Room
Planning Effective Large Group
Times for Preschoolers
Call children together through ritual and routine.
Move from more active to more passive activities.
Start with dancing, movement, standing songs
or chants
Move to sitting down and fingerplays, fine motor activities,
and quiet
If children settle down, choose from the following:
Take attendance
Read or act out a story
Demonstrate something
Introduce plans for the day and dismiss children as
as they make choices
Keep the group time going as long as children
are interested and engaged
Have a routine for dismissing to the next activity.
© Gaye Gronlund 2013
Tying It All Together:
Observing Children and Planning Curriculum
that Meets Their Needs
You use observations for two purposes:
To assess children’s learning and
developmental progress
To reflect on how well your curriculum
is working for individual children and
for the whole group
© Gaye Gronlund 2013
Play Story: Rocks, Water &
Brushes

Four children are gathered around the water table.
In the water are rocks and toothbrushes. The
children scrub the rocks vigorously with the brushes
and talk among themselves about getting them clean.
Shortly, the children’s attention begins to wander
and each one looks around the room even as they
continue to scrub the rocks. Soon, they lose interest
altogether, remove their plastic smocks and choose
another area in which to play.
What are some strategies that you would try to enhance the experience of
these children so that it is more engaging and moves to a higher level of
play?
© Gaye Gronlund 2013
Being a Reflective Practitioner

In order to plan for the next week, teachers and care providers
need to reflect on all that has happened this week. Formalizing the
reflection process makes the planning process more meaningful.

They reflect about how things went for the whole group.

They consider what they observed happening for individual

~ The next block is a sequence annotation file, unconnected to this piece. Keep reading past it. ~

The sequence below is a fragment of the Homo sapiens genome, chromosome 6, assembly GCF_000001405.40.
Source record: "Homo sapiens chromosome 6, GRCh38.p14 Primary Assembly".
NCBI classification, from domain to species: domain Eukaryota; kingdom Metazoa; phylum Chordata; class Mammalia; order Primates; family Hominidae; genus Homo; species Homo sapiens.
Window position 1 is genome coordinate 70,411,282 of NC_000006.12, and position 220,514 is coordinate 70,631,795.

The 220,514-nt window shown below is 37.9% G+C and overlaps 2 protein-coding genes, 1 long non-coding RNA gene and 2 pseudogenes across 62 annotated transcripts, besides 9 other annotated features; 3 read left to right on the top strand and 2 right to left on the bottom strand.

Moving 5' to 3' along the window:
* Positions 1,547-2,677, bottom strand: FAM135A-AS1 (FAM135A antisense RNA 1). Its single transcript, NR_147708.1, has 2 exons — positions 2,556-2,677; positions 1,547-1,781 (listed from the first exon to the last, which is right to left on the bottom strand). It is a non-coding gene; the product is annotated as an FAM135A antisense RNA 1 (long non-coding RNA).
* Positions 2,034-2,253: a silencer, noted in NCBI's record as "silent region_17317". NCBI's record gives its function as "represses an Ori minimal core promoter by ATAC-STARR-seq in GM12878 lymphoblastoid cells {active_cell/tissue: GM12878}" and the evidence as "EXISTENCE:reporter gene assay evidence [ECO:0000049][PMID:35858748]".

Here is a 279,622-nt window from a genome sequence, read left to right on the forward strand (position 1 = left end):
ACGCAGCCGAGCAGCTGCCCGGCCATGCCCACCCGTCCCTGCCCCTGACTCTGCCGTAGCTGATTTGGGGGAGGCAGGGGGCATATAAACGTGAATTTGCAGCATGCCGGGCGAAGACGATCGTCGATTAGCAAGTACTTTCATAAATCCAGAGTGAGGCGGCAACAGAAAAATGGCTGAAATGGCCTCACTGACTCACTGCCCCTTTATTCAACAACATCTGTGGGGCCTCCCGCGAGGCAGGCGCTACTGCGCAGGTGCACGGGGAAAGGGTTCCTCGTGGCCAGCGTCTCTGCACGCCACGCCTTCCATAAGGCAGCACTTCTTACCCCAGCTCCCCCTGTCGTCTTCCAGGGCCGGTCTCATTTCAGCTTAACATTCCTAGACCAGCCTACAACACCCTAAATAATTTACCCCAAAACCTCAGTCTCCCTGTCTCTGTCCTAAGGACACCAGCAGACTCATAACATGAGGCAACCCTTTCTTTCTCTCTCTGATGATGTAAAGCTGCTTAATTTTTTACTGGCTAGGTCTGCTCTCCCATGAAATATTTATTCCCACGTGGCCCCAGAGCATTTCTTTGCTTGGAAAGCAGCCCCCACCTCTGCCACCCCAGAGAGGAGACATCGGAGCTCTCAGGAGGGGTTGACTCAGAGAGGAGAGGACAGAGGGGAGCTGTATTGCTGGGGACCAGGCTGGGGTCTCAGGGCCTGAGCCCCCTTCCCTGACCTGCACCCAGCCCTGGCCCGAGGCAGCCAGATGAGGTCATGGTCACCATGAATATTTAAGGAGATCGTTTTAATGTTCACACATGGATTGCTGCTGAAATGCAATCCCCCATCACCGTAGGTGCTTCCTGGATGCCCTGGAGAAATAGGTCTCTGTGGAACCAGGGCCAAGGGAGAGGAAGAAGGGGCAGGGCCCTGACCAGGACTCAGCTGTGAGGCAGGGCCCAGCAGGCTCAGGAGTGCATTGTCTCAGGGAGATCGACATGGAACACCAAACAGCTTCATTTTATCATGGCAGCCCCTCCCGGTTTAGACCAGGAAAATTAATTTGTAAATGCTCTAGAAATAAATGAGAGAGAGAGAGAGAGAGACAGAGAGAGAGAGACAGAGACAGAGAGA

children.

Consider the following reflective questions:
◦
◦
◦
◦
What worked well?
What did not work well?
What did you learn about individual children?
What will you do differently next week?
© Gaye Gronlund 2011
© Gaye Gronlund 2013
Ways to Make Learning
Evident to Others

Through classroom area labels and bulletin
boards

Through displays of children’s work

Through documented observations and
assessment portfolios

Through parent newsletters

Through parent workshops
© Gaye Gronlund 2013
Host a Play Night for Families

Come and Play! Invite family members to join
their child at school (either during the day or in the
evening) and set up play areas with clear directions
for ways to work together in that area.








Read books together in the class library
Paint pictures together at the easel
Make things together at the playdough table
Build something together with blocks or Legos
Measure water or sand together at the sensory table
“Cook” dinner together in the play kitchen
Listen to a story together at the listening center
Enjoy snack together at the snack table
© Gaye Gronlund 2013
A Literacy Night for Families

Have all family members (children, too), sign in as they arrive.

Make letters out of playdough.

Make a “My Family” book with a page for each family member.

Read stories together at the class library.

Put together puzzles made by cutting up children’s name cards. Let them
take those home.

Follow directions by making snack from recipe cards with pictures and
words on them.

Tiptoe, hop, jump and walk the ABC’s on the floor.

Put together ABC puzzles.

“Read the Room” using special glasses and pointers.
© Gaye Gronlund 2013
Remember, with all that you are balancing
as you teach young children….
To teach is to touch a life
forever!!!!
© Gaye Gronlund 2013
Resources by Gaye Gronlund
available from www.redleafpress.org or www.naeyc.org

Planning for Play, Observation, and Learning in Preschool and Kindergarten

Developmentally Appropriate Play: Guiding Young Children to Higher Levels
(with parent brochure, Why Children Play, and CD-Rom program, Developmentally
Appropriate Play Stories)

Make Early Learning Standards Come Alive: Connecting Your Practice and
Curriculum to State Guidelines

Focused Observations 2nd edition: How to Observe Young Children for
Assessment and Curriculum Planning (coauthor, Marlyn James)

Focused Portfolios: A Complete Assessment for the Young Child (coauthor,
Bev Engel)

Early Learning Standards and Staff Development: Best Practices in the Face
of Change (coauthor, Marlyn James)

Produced the CD-Rom accompanying Developmentally Appropriate Practice
in Early Childhood Programs, 3rd Edition, NAEYC and the DVDs, “The New
Developmentally Appropriate Practice”, “DAP and Intentionality” and “DAP
and Play”
©Gaye Gronlund 2013